Water-Splashing Festival in Xishuangbanna
The 2005 Water-Splashing Festival -- held on New Year's Day, 1367, according to the Dai calendar -- was celebrated by both visitors and residents in Jinghong, Xishuangbanna Dai Autonomous Prefecture in southwest China's Yunnan Province from April 12 to 18.
The annual Water-Splashing Festival is most important holiday of the Dai people. Held during the sixth month of the Dai calendar, usually falling in the middle of April, it is also known as the Festival for Bathing the Buddha.
Although there are numerous legends about the origin of the festival, one of the best known tells of the long-ago days when there was a devil in the village where the Dai people lived, doing all manner of evil. All the people hated him but his magic was too powerful for them to overcome.
One day in the sixth month, his seventh wife, who had been kidnapped from the village, tricked him into revealing his weaknesses. As he slept, his wives used his hair to cut off his head. But the head began to burn when it touched the ground, and the fire would die only if one of the women held the head tightly in her arms.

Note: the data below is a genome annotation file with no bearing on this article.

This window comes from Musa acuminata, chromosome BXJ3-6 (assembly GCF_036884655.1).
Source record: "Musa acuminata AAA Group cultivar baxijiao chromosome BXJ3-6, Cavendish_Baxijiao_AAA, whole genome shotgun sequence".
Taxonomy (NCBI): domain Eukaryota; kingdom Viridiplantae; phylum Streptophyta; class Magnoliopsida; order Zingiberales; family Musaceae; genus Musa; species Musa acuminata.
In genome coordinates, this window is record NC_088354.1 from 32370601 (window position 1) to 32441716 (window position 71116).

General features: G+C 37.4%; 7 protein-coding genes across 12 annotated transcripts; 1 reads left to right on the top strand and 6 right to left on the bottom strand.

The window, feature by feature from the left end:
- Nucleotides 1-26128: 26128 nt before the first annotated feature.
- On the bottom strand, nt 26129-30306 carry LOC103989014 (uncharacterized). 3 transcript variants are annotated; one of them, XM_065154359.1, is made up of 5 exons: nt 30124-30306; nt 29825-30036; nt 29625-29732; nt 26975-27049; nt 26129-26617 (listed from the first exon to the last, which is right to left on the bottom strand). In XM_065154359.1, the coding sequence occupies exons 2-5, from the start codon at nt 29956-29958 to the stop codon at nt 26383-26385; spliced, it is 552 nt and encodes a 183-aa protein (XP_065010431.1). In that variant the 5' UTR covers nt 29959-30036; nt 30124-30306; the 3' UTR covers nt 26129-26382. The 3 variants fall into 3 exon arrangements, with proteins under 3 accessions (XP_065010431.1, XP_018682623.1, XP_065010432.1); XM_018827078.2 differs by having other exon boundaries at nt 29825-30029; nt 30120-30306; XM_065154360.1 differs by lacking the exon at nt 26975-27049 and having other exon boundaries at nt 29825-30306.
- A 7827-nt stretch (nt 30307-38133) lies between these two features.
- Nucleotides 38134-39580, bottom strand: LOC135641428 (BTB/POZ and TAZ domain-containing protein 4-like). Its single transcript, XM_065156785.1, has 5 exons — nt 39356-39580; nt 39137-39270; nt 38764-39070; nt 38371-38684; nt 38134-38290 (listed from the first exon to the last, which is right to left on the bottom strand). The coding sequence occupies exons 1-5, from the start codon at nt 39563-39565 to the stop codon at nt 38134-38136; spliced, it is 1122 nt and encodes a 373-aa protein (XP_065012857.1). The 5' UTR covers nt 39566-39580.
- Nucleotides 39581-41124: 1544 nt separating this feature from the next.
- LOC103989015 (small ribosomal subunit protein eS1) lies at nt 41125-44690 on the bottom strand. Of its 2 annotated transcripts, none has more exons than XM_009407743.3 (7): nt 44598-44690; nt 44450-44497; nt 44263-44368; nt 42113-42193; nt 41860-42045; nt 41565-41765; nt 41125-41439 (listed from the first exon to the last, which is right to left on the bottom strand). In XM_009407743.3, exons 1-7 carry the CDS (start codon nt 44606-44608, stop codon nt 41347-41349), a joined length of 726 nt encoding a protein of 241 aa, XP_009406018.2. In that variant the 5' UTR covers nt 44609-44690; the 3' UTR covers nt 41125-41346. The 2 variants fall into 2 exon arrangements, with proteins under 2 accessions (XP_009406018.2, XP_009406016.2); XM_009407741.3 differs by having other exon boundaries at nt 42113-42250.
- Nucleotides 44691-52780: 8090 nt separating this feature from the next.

So the seven wives took turns holding the head, each for a period of one year. Every year when they changed, people would splash water on the woman who had been holding the head for the past year to wash away the blood and a year of fatigue.
As time went by, the ritual became a happy -- even raucous -- way to send off the old year and greet the new.
The days of the Water-Splashing Festival are filled with various activities: song and dance, dragon-boat races, the launching of rockets and the flying of Kongming lanterns, parades and fairs.
But water splashing is central to all because water is the symbol of holiness, goodness and purity. People gather along the roadsides and in public parks and squares armed with buckets and basins of water or carrying squirt guns to drench each other in wishes for good luck and a happy new year.
The Dai people account for 34 percent of the population of Xishuangbanna and form the biggest ethnic group in Yunnan Province, home to 25 of China's ethnic minorities.
(China.org.cn by staff reporter Li Xiao April 28, 2005)